An emergency alert from enterprise security firm Rapid7 notes that its systems were affected during the recent cyberattack on Codecov’s supply chain, a tool for code test analysis. The company confirmed that a set of sensitive data from its customers was compromised due to the attack.
In its message, Rapid7 notes that a small subset of its source code repositories for internal MDR service tools were unauthorized access by actors outside the company.
Company security teams mention that the affected repositories contained internal credentials and alert-related information for a subset of their MDR clients. The access credentials to the affected resources have been reset since the incident in Codecov.
On the attack on Codecov’s supply chain, this incident occurred in mid-January and was reported by a user of this software who identified that an unauthorized user accessed the Bash Uploader script, modifying it without permission. This malicious action exposed data such as tokens, keys, and access credentials. Subsequently, firms such as Rapid7, Twilio and HashiCorp co-signed that this incident also impacted their operations.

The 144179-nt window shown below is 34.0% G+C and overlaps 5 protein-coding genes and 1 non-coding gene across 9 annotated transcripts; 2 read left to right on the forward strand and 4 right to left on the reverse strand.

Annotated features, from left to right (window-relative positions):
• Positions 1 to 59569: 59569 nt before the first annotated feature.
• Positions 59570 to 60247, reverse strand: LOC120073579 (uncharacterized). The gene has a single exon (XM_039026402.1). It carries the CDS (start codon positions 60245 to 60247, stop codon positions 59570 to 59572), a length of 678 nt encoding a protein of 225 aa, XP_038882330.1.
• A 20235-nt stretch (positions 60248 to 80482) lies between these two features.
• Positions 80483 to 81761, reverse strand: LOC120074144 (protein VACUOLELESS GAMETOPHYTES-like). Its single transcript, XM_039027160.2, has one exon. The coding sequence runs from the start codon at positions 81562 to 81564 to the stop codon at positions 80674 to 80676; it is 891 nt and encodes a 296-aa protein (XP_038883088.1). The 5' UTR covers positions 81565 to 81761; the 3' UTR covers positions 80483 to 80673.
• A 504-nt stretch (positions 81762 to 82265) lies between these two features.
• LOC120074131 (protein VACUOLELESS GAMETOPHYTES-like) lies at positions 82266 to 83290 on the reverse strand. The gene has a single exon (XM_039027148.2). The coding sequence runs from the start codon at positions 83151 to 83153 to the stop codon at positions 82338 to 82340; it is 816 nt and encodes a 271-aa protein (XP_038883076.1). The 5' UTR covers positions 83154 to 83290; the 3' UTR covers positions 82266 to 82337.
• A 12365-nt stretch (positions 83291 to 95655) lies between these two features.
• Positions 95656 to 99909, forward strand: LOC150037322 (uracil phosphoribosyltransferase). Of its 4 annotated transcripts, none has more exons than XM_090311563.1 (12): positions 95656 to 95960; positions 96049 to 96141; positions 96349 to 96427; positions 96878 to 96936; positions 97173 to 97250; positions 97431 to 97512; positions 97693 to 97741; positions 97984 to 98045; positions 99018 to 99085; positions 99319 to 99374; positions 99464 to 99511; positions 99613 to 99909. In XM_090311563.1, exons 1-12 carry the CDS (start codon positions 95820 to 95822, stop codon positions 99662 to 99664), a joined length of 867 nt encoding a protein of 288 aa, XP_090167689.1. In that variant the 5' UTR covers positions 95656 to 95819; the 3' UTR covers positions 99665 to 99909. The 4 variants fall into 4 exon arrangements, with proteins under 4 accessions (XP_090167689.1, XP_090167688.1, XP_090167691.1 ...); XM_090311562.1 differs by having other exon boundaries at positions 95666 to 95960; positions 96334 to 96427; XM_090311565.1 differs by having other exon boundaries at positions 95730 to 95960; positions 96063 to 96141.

Rapid7 executives mentioned that the use of Codecov’s Bash Uploader script is limited and is only configured on a CI server used to access sensitive information and build some intermediate tools for the proper functioning of its services.
Among the consequences of this attack Rapid7 researchers found:
- An unauthorized actor outside Rapid7 accessed a small subset of source code repositories
- These repositories contained some internal credentials
- No other corporate systems or production environments were accessed, and no unauthorized changes were made to these repositories
Rapid7 ensures that it contacted affected customers to ensure they take appropriate steps to mitigate any risks associated with this incident. The huge blast radius of the Attack on Codecov’s supply chain remains a mystery although organizations say the investigation continues to advance, however, victims continue to mention that information leaks are a latent risk.
To learn more about information security risks, malware variants, vulnerabilities and information technologies, feel free to access the International Institute of Cyber Security (IICS) websites.
He is a well-known expert in mobile security and malware analysis. He studied Computer Science at NYU and started working as a cyber security analyst in 2003. He is actively working as an anti-malware expert. He also worked for security companies like Kaspersky Lab. His everyday job includes researching about new malware and cyber security incidents. Also he has deep level of knowledge in mobile security and mobile vulnerabilities.